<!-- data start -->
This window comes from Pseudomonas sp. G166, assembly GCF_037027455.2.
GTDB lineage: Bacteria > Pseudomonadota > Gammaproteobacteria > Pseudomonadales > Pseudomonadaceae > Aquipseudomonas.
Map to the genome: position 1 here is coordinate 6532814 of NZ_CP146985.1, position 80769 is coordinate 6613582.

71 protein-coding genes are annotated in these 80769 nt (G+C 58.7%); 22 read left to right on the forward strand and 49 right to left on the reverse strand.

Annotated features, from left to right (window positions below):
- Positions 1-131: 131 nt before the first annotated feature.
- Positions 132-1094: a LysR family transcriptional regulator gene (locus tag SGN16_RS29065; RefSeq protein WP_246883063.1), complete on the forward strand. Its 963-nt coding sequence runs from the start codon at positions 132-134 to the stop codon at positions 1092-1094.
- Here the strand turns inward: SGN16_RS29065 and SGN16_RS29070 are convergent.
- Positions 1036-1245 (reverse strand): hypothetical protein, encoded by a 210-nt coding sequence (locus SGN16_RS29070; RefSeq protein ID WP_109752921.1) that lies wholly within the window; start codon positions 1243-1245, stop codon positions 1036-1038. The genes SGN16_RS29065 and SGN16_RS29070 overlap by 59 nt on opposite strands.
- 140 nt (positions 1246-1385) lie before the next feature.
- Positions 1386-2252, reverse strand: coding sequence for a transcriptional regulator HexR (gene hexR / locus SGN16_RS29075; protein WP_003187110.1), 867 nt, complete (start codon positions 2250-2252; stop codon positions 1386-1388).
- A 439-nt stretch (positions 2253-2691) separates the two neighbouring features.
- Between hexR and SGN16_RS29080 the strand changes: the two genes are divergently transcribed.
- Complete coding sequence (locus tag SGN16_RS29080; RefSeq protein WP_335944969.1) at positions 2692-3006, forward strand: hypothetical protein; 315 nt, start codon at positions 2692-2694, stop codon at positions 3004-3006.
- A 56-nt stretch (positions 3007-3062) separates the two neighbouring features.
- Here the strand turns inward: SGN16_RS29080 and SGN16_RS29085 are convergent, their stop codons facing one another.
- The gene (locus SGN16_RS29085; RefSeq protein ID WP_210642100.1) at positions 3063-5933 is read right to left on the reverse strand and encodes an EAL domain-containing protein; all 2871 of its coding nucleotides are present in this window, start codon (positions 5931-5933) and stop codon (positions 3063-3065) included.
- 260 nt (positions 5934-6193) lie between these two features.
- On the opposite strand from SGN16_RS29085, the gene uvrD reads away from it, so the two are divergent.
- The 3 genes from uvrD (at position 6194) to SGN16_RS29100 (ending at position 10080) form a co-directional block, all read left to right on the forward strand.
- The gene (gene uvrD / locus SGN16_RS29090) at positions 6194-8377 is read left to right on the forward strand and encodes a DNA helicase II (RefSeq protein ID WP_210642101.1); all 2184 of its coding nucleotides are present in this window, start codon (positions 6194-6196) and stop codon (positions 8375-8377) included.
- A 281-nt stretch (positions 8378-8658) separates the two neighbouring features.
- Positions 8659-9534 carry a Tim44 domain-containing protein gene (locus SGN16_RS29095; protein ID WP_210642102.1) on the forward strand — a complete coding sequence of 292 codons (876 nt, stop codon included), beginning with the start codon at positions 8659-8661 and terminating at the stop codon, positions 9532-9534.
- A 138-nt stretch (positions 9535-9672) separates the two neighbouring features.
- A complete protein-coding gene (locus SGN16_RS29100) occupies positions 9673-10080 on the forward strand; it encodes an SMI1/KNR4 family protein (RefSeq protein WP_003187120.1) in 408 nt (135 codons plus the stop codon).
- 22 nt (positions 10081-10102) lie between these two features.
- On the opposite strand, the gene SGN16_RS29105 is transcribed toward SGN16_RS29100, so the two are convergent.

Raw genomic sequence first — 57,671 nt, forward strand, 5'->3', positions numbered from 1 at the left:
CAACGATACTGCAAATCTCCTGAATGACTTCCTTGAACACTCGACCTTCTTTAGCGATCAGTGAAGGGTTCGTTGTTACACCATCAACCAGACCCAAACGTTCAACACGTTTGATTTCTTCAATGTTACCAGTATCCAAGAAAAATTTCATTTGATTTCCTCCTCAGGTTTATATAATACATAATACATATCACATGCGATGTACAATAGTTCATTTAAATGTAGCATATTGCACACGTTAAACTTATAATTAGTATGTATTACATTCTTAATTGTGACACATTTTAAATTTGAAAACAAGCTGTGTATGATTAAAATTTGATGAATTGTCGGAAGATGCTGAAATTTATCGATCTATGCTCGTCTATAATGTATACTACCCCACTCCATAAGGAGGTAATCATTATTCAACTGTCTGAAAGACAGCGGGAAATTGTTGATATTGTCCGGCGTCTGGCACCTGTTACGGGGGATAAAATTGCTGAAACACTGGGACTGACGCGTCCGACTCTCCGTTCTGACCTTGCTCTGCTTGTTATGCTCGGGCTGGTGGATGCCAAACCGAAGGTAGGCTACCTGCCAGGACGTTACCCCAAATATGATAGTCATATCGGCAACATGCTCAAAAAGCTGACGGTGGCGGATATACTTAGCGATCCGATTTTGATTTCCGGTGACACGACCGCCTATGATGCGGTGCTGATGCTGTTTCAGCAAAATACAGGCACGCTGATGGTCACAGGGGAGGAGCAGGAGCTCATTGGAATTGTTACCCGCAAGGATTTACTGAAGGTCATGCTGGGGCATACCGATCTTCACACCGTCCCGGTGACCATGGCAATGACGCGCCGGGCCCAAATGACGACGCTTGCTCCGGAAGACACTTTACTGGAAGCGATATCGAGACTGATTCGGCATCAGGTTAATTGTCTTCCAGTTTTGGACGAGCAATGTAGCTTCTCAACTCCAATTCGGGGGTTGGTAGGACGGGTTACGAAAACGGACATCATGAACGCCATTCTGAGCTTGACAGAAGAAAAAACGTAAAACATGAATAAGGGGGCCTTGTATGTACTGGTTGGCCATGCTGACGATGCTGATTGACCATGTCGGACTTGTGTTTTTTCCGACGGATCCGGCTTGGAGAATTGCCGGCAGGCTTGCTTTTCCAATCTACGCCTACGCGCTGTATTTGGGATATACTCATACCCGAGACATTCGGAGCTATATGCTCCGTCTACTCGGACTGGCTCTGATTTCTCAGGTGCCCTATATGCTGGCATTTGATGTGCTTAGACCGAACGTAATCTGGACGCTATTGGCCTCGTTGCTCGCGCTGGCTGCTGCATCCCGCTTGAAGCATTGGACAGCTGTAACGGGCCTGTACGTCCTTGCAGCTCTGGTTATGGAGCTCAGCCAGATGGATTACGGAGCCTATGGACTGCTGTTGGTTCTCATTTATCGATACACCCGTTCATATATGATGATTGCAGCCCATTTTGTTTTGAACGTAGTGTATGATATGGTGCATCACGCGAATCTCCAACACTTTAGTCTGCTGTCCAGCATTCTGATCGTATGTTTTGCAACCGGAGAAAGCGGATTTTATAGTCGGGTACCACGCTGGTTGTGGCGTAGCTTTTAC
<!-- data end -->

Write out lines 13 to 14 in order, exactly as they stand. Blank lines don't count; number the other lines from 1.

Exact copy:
- Between hexR and SGN16_RS29080 the strand changes: the two genes are divergently transcribed.
- Complete coding sequence (locus tag SGN16_RS29080; RefSeq protein WP_335944969.1) at positions 2692-3006, forward strand: hypothetical protein; 315 nt, start codon at positions 2692-2694, stop codon at positions 3004-3006.